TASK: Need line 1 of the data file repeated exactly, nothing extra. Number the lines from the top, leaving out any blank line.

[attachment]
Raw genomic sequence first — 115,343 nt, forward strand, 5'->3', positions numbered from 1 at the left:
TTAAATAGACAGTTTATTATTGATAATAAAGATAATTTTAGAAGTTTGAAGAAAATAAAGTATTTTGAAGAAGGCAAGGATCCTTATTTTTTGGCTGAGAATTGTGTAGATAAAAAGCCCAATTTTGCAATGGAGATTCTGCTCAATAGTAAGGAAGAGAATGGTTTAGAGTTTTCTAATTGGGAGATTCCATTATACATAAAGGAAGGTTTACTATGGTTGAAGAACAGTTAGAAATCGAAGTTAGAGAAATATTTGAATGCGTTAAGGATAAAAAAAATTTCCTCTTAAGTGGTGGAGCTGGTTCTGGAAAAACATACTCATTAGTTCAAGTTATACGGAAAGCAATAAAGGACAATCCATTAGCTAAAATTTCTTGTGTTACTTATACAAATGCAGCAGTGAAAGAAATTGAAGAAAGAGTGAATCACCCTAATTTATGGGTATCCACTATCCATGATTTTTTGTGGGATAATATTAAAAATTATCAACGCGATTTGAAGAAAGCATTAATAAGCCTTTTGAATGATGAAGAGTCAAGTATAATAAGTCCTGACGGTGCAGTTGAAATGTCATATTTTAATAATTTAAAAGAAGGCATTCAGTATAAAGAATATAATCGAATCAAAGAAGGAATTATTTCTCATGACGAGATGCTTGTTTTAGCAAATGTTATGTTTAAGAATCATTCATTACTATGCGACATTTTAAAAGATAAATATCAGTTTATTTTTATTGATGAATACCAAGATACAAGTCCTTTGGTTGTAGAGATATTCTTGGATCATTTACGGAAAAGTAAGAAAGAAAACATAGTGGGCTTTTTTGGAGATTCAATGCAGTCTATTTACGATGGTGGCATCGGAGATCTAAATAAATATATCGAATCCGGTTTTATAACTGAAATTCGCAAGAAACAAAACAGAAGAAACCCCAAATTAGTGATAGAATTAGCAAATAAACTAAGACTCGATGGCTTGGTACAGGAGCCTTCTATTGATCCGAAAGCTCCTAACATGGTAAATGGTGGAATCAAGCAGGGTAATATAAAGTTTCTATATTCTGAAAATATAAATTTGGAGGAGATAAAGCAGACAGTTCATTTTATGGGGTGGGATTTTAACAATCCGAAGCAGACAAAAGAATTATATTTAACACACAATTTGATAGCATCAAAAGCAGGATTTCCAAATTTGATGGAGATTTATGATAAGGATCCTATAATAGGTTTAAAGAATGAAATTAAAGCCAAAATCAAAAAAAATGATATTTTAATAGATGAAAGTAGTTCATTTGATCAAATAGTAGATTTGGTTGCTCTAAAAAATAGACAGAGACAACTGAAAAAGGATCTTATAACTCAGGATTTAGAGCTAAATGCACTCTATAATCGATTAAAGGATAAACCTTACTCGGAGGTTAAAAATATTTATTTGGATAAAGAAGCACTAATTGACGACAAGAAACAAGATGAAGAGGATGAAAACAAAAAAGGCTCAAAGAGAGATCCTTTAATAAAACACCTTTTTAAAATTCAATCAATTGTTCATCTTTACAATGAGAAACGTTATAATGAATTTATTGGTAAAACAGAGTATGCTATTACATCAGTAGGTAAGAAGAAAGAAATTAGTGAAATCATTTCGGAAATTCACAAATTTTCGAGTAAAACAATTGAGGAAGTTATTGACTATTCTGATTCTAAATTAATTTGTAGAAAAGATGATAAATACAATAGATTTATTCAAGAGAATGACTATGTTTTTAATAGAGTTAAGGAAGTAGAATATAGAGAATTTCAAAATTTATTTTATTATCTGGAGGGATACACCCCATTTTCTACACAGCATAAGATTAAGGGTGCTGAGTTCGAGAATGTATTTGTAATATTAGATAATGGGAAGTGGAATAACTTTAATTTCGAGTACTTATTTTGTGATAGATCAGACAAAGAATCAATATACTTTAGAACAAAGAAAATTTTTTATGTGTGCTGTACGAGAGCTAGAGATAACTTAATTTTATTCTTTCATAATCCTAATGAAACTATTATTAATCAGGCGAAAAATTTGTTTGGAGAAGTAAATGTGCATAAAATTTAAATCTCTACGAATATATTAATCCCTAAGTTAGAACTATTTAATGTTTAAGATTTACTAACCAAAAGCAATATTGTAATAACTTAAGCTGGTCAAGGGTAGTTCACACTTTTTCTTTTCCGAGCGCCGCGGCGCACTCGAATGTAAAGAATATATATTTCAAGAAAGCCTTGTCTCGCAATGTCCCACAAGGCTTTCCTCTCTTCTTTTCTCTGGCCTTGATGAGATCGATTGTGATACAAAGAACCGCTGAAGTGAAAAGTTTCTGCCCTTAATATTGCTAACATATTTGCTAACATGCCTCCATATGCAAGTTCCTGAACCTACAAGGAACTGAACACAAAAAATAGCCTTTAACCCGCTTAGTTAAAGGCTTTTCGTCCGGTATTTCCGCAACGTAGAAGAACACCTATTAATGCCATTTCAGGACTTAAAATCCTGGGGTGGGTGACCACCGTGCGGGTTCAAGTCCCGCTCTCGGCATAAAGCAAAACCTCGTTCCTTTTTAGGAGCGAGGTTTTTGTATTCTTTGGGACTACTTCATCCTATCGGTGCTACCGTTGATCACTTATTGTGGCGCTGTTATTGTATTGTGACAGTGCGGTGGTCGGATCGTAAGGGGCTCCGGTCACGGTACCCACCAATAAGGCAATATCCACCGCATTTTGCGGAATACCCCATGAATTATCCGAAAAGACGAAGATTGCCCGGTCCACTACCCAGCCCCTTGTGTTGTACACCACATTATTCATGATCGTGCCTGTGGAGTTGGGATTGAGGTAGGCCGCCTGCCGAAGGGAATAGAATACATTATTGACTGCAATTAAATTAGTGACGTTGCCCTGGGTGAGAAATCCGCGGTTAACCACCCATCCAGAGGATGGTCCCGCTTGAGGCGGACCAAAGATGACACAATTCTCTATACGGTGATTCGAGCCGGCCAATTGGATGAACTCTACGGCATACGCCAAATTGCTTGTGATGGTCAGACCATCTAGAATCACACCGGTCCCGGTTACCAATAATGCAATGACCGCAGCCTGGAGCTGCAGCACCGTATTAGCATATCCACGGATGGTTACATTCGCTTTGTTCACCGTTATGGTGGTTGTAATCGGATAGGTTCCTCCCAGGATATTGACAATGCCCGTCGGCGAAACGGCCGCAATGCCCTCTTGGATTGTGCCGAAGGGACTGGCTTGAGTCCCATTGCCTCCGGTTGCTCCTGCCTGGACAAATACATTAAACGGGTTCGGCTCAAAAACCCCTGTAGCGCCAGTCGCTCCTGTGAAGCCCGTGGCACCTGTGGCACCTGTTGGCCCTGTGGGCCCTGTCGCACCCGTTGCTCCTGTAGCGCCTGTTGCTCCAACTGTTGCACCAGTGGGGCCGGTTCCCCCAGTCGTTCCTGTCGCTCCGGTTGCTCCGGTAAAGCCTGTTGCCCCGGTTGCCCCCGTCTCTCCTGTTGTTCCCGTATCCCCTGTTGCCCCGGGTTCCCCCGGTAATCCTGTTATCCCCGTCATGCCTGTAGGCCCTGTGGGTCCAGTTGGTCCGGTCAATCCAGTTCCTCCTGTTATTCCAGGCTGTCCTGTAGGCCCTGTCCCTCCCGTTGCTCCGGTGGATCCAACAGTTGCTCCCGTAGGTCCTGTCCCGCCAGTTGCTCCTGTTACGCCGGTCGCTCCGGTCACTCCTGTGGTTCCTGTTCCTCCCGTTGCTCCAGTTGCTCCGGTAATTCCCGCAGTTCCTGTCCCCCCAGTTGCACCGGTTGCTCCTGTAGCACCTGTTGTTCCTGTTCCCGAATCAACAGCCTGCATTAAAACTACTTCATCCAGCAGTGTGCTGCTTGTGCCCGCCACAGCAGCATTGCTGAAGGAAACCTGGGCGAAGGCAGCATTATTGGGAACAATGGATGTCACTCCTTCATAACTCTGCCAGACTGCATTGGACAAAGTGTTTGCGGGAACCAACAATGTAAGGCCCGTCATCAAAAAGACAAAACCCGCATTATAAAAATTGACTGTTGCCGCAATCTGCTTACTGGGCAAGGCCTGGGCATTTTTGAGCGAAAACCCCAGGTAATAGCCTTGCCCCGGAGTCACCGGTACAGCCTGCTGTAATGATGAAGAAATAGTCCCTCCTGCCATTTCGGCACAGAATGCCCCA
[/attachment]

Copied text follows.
Raw genomic sequence first — 115,343 nt, forward strand, 5'->3', positions numbered from 1 at the left: